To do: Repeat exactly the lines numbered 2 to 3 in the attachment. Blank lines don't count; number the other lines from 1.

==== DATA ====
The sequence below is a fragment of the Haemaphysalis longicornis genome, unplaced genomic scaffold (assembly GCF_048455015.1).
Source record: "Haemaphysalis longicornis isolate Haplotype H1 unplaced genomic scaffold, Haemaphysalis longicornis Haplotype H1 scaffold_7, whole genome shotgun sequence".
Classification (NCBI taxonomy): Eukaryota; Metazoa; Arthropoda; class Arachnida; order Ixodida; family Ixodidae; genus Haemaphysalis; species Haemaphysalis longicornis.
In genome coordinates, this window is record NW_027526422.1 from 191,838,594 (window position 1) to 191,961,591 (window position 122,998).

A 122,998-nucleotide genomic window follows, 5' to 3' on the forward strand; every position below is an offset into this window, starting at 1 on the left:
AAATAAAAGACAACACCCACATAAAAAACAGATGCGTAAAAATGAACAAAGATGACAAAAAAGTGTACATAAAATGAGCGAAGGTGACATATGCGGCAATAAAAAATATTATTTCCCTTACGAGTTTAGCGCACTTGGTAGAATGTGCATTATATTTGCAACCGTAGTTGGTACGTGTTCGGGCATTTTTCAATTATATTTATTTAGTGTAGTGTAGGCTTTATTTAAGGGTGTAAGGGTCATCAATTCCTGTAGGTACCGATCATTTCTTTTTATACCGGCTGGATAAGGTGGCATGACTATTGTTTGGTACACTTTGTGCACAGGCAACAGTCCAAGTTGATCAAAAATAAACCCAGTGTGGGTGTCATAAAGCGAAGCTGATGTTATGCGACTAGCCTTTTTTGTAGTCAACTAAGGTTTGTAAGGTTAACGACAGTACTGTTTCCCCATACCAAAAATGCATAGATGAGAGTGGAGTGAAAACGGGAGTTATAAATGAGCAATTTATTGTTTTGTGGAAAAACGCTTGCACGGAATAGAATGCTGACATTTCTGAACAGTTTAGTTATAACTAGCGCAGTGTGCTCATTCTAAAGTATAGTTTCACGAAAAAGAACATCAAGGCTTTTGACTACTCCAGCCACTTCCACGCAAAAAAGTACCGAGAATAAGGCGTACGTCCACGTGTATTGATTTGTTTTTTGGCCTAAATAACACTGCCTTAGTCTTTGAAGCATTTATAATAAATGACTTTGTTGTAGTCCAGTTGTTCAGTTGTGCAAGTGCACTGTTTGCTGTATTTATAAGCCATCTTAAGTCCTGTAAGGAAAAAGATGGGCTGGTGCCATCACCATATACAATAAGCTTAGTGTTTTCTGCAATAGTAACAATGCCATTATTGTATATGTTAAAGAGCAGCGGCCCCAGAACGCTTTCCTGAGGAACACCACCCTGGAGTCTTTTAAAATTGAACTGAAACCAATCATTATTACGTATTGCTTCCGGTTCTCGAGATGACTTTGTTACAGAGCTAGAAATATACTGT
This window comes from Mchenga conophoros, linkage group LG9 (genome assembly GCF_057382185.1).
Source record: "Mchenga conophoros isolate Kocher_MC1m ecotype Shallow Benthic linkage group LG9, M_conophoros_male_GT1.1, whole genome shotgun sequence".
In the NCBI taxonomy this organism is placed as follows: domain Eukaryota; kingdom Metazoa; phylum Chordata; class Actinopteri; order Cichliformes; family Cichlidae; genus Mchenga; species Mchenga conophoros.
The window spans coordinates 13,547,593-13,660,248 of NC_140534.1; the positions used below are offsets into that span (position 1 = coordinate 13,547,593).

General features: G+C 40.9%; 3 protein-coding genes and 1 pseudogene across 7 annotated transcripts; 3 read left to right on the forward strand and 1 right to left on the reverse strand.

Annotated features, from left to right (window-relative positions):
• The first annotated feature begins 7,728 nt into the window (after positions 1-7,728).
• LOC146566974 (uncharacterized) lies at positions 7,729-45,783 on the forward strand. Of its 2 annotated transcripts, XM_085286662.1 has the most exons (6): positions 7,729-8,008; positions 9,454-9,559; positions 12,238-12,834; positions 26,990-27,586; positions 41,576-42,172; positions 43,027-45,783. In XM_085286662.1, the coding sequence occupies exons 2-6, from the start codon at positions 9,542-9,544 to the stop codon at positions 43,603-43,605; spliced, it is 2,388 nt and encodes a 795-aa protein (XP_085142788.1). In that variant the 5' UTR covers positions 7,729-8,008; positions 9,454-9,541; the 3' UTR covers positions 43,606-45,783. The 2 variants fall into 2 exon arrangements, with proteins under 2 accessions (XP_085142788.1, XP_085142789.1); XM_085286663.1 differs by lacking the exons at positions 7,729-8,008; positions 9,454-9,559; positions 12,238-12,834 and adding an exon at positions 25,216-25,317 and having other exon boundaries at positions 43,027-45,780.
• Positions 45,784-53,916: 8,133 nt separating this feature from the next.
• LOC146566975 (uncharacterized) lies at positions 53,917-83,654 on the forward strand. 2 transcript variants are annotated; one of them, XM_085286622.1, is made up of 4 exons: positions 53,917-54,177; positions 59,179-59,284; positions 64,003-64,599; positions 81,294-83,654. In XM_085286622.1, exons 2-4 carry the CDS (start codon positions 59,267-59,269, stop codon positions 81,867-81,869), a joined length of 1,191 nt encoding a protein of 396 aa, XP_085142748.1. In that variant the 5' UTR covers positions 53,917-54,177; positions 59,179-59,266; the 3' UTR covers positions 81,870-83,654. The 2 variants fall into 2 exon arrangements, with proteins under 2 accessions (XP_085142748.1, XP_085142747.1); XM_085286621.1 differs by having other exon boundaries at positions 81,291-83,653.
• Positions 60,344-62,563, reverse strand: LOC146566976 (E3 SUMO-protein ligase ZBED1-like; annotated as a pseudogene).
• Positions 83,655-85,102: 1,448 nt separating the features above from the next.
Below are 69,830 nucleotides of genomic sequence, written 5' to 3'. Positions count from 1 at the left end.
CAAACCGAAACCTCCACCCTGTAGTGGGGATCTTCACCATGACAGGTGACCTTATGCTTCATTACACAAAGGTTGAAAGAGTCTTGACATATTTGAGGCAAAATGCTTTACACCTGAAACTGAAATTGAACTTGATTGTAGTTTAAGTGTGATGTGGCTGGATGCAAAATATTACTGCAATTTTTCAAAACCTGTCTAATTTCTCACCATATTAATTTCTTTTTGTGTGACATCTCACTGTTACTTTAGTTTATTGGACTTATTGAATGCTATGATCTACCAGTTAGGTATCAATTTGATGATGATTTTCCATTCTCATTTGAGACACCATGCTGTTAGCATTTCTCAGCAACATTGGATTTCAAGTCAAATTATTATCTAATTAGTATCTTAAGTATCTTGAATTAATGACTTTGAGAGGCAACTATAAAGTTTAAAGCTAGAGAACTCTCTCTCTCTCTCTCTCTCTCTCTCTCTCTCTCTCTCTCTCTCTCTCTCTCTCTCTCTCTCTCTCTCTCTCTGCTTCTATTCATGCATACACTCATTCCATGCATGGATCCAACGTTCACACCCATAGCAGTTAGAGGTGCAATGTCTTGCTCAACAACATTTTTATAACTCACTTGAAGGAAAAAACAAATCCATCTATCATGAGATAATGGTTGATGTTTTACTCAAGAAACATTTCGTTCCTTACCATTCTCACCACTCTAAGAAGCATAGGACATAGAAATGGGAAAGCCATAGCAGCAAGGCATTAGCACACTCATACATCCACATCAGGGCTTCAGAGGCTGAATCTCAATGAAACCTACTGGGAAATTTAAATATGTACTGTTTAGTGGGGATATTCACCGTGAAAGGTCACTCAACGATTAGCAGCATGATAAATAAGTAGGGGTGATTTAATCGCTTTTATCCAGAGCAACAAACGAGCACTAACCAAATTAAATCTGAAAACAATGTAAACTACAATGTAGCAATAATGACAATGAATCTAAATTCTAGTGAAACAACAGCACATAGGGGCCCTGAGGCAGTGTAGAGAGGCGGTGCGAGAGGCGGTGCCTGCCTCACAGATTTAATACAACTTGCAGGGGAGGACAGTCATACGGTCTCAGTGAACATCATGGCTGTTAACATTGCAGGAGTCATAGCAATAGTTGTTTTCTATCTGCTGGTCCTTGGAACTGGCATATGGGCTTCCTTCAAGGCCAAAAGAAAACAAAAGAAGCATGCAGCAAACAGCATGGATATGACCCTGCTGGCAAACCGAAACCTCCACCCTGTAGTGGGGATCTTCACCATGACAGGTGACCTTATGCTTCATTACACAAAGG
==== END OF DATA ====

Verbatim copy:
Source record: "Haemaphysalis longicornis isolate Haplotype H1 unplaced genomic scaffold, Haemaphysalis longicornis Haplotype H1 scaffold_7, whole genome shotgun sequence".
Classification (NCBI taxonomy): Eukaryota; Metazoa; Arthropoda; class Arachnida; order Ixodida; family Ixodidae; genus Haemaphysalis; species Haemaphysalis longicornis.